The big daddy of adoptions
CHANDREYEE GHOSE AND SANJOY CHATTOPADHYAYA / telegraphindia.com
Meet Anil Bhuniya, the father of adoptions in Bengal.
Till last year, when he lost a licence, Bhuniya was lord of most that he surveyed in the adoption world. The lawyer, who says his legal practice is his real work and adoption is social work, controlled two organisations with approval and inspection authority and, allegedly, ran two or more agencies that gave babies away for adoption.
His detractors called it all a one-stop adoption shop.
In the maze that is the adoption network, Bhuniya heads what is known as the adoption co-ordinating agency (ACA), the only one in Bengal, as its secretary. The ACA is a non-government organisation licensed by the Central Adoption Resource Agency.
Its job is to give clearance for adoption by foreigners. This leaves the majority of adoption cases that happen within the country out of its purview. But they may require their paperwork to be cleared by a scrutiny agency. Bhuniya was, and still is, the secretary of the scrutiny agency, again the only one in the state.
Powers vested in him as secretary of the two organisations meant that till 2009, virtually no adoption could take place without his having a hand in it. Through the ACA he had access to details of all the licensed agencies in the state, the number of couples on the waiting list and the number of babies available.
Rinchen Tempo, the principal secretary in the social welfare department, said: “Bhuniya was allowed to get away for so long as there was no alternative.”
Bhuniya had generous help from the state. No other state has the same functionary operating an ACA and a scrutiny agency, which is one of the roles of the West Bengal Council for Child Welfare, an NGO where Bhuniya is the secretary. Bhuniya, however, said he was not on the council’s scrutiny committee.
They all work out of the same address spread over two floors in a south Calcutta locality.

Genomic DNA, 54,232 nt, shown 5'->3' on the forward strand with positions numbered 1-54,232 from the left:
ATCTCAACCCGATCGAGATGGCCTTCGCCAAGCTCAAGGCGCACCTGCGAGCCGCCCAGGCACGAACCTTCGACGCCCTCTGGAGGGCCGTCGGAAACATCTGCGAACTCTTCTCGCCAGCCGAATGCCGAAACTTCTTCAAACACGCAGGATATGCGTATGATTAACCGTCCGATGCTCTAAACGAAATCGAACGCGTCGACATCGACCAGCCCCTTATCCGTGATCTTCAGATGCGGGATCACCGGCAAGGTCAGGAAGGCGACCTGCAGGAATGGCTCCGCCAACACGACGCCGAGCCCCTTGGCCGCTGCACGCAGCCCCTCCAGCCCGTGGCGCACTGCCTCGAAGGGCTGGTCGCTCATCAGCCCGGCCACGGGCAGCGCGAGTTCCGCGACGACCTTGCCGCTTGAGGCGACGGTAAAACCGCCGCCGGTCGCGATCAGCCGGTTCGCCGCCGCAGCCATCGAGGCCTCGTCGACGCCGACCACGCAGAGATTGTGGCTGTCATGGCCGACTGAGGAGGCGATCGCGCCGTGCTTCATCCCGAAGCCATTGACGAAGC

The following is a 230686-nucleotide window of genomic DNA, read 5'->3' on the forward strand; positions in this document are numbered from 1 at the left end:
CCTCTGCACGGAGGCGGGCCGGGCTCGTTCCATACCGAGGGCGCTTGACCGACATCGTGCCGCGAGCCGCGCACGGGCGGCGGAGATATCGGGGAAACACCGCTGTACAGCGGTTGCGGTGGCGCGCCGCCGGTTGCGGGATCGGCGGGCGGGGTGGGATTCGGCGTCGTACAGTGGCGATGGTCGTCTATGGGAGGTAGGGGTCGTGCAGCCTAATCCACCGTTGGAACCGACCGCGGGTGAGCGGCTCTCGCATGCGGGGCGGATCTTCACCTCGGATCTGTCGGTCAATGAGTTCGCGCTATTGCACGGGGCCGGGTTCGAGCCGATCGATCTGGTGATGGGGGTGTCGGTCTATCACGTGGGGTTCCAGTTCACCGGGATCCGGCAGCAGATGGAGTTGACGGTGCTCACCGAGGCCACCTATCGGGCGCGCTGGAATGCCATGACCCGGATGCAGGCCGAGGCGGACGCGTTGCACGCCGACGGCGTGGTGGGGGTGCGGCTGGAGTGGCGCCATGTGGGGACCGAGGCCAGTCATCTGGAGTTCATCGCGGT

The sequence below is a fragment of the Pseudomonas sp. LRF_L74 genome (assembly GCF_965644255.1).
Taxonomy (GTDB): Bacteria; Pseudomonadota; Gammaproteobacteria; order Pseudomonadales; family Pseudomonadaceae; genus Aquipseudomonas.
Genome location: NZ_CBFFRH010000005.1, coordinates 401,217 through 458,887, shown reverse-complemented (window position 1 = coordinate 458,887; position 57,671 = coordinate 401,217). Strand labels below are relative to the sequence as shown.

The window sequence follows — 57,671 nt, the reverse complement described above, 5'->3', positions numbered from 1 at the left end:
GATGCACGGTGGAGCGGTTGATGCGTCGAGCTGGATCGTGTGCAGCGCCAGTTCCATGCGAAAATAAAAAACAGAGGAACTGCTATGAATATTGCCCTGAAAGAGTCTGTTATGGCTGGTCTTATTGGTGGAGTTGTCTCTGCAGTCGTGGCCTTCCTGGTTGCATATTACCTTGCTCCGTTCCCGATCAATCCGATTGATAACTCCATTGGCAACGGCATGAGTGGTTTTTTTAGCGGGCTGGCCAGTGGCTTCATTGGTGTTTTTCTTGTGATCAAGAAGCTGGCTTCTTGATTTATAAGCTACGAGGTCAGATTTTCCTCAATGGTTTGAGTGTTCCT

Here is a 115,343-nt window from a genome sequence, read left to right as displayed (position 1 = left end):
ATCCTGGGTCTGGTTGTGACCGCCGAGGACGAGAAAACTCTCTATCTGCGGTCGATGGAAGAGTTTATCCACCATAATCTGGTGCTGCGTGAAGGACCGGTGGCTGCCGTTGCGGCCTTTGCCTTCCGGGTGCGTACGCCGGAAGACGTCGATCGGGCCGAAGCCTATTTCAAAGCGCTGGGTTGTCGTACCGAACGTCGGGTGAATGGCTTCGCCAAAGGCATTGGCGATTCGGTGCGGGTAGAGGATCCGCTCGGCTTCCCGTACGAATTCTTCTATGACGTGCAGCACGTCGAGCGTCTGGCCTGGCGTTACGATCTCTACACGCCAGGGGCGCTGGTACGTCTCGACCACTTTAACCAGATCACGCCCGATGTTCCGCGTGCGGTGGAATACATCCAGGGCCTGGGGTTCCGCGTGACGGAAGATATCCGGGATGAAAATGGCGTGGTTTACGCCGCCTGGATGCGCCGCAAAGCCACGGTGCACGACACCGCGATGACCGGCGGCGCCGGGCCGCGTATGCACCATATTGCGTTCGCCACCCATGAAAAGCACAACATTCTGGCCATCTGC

In 1990, the state government had formed a voluntary co-ordinating agency, the predecessor of the ACA, with which Bhuniya was associated from the start. The same year, the minister of social welfare, Biswanath Chowdhury, issued a circular saying the agency could issue clearances for adoptions within and outside the country, according to Bhuniya.
This was peculiar to Bengal as these agencies in other states have no authority over adoptions within the country. This made doubly sure that all adoption cases came to Bhuniya.
Well, almost. There is one law, the Juvenile Justice Act of 2000, which makes the roles of Bhuniya’s outfits more or less redundant. But parents were generally discouraged from petitioning the courts to legalise adoptions under this law.
A person who once worked closely with Bhuniya said: “He has knowledge of all cases of adoption in court and manipulates them in such a way that cases filed under the Juvenile Justice Act are impeded. In many cases, the child is not given in adoption by the court.”
Bhuniya, however, said: “The Juvenile Justice Act doesn’t mention any procedure. It only says adoption is possible. Who is receiving the child and who is giving him away are not mentioned.”
The act does mention who can adopt and who can give a child away for adoption. But it is not clear why the government has kept the other, older, communal-sounding law — the Hindu Adoption and Maintenance Act — in operation after passing the Juvenile Justice Act.